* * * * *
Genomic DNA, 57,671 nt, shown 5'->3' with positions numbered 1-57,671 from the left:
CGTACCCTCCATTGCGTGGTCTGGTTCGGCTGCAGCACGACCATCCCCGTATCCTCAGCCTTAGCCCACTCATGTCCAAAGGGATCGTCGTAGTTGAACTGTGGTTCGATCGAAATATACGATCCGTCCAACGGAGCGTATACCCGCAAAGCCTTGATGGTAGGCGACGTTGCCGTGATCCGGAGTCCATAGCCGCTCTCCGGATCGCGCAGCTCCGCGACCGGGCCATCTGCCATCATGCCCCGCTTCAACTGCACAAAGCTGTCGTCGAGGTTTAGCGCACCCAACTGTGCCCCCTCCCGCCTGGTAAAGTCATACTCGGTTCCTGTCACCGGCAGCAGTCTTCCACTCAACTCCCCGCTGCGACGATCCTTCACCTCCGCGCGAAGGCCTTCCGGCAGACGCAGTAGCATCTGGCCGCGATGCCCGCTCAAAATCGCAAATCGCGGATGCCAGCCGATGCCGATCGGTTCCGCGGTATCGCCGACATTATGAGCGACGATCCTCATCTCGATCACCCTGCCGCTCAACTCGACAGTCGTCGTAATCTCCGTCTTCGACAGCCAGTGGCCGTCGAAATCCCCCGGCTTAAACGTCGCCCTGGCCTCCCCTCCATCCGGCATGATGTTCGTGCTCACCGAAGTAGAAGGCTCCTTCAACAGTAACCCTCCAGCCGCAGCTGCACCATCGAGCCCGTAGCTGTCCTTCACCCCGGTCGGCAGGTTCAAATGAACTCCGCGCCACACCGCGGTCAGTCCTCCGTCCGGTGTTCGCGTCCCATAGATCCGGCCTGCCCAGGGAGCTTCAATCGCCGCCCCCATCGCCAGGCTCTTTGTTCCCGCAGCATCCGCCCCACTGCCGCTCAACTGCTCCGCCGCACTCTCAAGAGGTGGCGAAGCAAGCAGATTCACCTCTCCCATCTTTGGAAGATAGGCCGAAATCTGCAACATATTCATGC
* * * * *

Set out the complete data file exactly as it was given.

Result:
Genomic DNA, 57,671 nt, shown 5'->3' with positions numbered 1-57,671 from the left:
CGTACCCTCCATTGCGTGGTCTGGTTCGGCTGCAGCACGACCATCCCCGTATCCTCAGCCTTAGCCCACTCATGTCCAAAGGGATCGTCGTAGTTGAACTGTGGTTCGATCGAAATATACGATCCGTCCAACGGAGCGTATACCCGCAAAGCCTTGATGGTAGGCGACGTTGCCGTGATCCGGAGTCCATAGCCGCTCTCCGGATCGCGCAGCTCCGCGACCGGGCCATCTGCCATCATGCCCCGCTTCAACTGCACAAAGCTGTCGTCGAGGTTTAGCGCACCCAACTGTGCCCCCTCCCGCCTGGTAAAGTCATACTCGGTTCCTGTCACCGGCAGCAGTCTTCCACTCAACTCCCCGCTGCGACGATCCTTCACCTCCGCGCGAAGGCCTTCCGGCAGACGCAGTAGCATCTGGCCGCGATGCCCGCTCAAAATCGCAAATCGCGGATGCCAGCCGATGCCGATCGGTTCCGCGGTATCGCCGACATTATGAGCGACGATCCTCATCTCGATCACCCTGCCGCTCAACTCGACAGTCGTCGTAATCTCCGTCTTCGACAGCCAGTGGCCGTCGAAATCCCCCGGCTTAAACGTCGCCCTGGCCTCCCCTCCATCCGGCATGATGTTCGTGCTCACCGAAGTAGAAGGCTCCTTCAACAGTAACCCTCCAGCCGCAGCTGCACCATCGAGCCCGTAGCTGTCCTTCACCCCGGTCGGCAGGTTCAAATGAACTCCGCGCCACACCGCGGTCAGTCCTCCGTCCGGTGTTCGCGTCCCATAGATCCGGCCTGCCCAGGGAGCTTCAATCGCCGCCCCCATCGCCAGGCTCTTTGTTCCCGCAGCATCCGCCCCACTGCCGCTCAACTGCTCCGCCGCACTCTCAAGAGGTGGCGAAGCAAGCAGATTCACCTCTCCCATCTTTGGAAGATAGGCCGAAATCTGCAACATATTCATGC